The following are the basics I use when reviewing my sites, trying to align them with my market and promotions, and the same when I am advising and mentoring other small businesses. I hope this helps, and I'm open to any questions you might have.

1. Am I making a good first impression?

The first step is ignoring the technicals and just focusing on what's right in front of your eyes. What's your honest reaction? Do you feel comfortable or distracted? Are you curious or bored? Are there clues that stand out and define what you're looking at?

Your web presence needs to invite someone lurking at the window to come in and take a closer look. If you're not making a good impression then the barrier to their entry is too high, and they will almost always move on.

While we all have differing fashion sense, sometimes we forget that style matters within our web presence. Take a minute to look through the eyes of a complete stranger. Socks and belt match? Shirt pressed? Trousers pleated? These are very superficial elements, but our brains are wired to unconciously assess the world. See if you can tailor a positive message with style that encourages your audience to stick around.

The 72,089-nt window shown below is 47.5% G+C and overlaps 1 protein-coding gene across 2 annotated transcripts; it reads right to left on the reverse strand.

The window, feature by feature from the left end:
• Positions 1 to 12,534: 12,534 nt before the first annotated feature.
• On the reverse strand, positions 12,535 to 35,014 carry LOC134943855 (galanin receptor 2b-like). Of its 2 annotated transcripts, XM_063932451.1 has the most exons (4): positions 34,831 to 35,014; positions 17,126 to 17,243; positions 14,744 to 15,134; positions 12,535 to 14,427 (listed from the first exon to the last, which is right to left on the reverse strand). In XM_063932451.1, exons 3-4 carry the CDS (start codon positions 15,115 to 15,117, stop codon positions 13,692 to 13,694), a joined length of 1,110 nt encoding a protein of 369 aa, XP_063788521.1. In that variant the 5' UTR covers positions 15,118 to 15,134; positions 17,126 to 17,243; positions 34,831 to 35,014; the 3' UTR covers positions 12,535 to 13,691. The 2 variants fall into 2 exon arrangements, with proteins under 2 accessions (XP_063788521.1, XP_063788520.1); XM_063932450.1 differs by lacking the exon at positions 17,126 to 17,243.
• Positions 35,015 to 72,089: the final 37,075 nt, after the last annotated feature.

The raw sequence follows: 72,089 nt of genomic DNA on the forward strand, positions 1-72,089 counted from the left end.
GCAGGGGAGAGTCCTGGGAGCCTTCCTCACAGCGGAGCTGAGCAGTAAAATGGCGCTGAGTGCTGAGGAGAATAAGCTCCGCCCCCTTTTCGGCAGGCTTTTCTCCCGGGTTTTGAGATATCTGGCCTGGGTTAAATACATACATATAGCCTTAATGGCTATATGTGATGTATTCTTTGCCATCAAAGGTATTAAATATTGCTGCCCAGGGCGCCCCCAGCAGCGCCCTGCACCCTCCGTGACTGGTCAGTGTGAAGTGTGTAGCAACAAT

2. Can I find my way around?

A gorgeous site can be completely undone by ineffective navigation. You've succeeded at getting someone to visit your website, but how do they get what they wanted?

Technically this is about navigation and layout, but the words you use matter as much if not more than having everything neatly arranged in a multi-tier menu. The golden rule I follow is organizing the navigation by Who, What, Free, and then other teasers.

Who focuses your brand. Branding is a huge topic, but the key is that you need to convey a sense of your identity. Your brand may be yourself, but keep in mind that your brand is probably the version of you that's dressed for success.

What focuses on your product and/or services. What's your industry? What's your offer? What is it that you can do for the visitor? Tackle that right off the bat with an obvious keyword and not a generic catchall expression.